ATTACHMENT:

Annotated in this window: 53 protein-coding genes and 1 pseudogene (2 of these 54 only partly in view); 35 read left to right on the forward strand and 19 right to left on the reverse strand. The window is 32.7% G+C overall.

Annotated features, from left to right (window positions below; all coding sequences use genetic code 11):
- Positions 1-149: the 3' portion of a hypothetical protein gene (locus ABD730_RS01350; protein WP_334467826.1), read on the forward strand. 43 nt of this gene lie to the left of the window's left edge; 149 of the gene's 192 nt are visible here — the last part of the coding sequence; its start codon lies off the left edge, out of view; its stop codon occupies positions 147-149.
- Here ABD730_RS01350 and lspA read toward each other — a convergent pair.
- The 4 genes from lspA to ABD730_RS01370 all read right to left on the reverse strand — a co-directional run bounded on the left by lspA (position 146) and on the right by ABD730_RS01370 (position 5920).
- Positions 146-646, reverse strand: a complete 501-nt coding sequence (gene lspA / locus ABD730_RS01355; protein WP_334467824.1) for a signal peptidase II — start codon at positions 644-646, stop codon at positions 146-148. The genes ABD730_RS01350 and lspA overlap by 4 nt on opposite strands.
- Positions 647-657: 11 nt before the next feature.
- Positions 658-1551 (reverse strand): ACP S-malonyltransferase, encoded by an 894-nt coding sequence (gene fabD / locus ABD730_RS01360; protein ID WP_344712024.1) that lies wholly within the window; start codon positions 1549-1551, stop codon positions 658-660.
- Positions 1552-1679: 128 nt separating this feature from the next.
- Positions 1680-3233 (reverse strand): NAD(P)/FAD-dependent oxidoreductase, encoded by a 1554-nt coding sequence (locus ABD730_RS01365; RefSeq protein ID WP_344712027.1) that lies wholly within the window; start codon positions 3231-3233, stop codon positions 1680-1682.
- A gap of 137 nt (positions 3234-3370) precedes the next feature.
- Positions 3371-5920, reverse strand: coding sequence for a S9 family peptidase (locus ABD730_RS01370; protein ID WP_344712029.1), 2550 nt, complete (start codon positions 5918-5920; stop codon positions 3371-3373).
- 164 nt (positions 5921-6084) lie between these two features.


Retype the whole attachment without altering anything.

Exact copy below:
Annotated in this window: 53 protein-coding genes and 1 pseudogene (2 of these 54 only partly in view); 35 read left to right on the forward strand and 19 right to left on the reverse strand. The window is 32.7% G+C overall.

Annotated features, from left to right (window positions below; all coding sequences use genetic code 11):
- Positions 1-149: the 3' portion of a hypothetical protein gene (locus ABD730_RS01350; protein WP_334467826.1), read on the forward strand. 43 nt of this gene lie to the left of the window's left edge; 149 of the gene's 192 nt are visible here — the last part of the coding sequence; its start codon lies off the left edge, out of view; its stop codon occupies positions 147-149.
- Here ABD730_RS01350 and lspA read toward each other — a convergent pair.
- The 4 genes from lspA to ABD730_RS01370 all read right to left on the reverse strand — a co-directional run bounded on the left by lspA (position 146) and on the right by ABD730_RS01370 (position 5920).
- Positions 146-646, reverse strand: a complete 501-nt coding sequence (gene lspA / locus ABD730_RS01355; protein WP_334467824.1) for a signal peptidase II — start codon at positions 644-646, stop codon at positions 146-148. The genes ABD730_RS01350 and lspA overlap by 4 nt on opposite strands.
- Positions 647-657: 11 nt before the next feature.
- Positions 658-1551 (reverse strand): ACP S-malonyltransferase, encoded by an 894-nt coding sequence (gene fabD / locus ABD730_RS01360; protein ID WP_344712024.1) that lies wholly within the window; start codon positions 1549-1551, stop codon positions 658-660.
- Positions 1552-1679: 128 nt separating this feature from the next.
- Positions 1680-3233 (reverse strand): NAD(P)/FAD-dependent oxidoreductase, encoded by a 1554-nt coding sequence (locus ABD730_RS01365; RefSeq protein ID WP_344712027.1) that lies wholly within the window; start codon positions 3231-3233, stop codon positions 1680-1682.
- A gap of 137 nt (positions 3234-3370) precedes the next feature.
- Positions 3371-5920, reverse strand: coding sequence for a S9 family peptidase (locus ABD730_RS01370; protein ID WP_344712029.1), 2550 nt, complete (start codon positions 5918-5920; stop codon positions 3371-3373).
- 164 nt (positions 5921-6084) lie between these two features.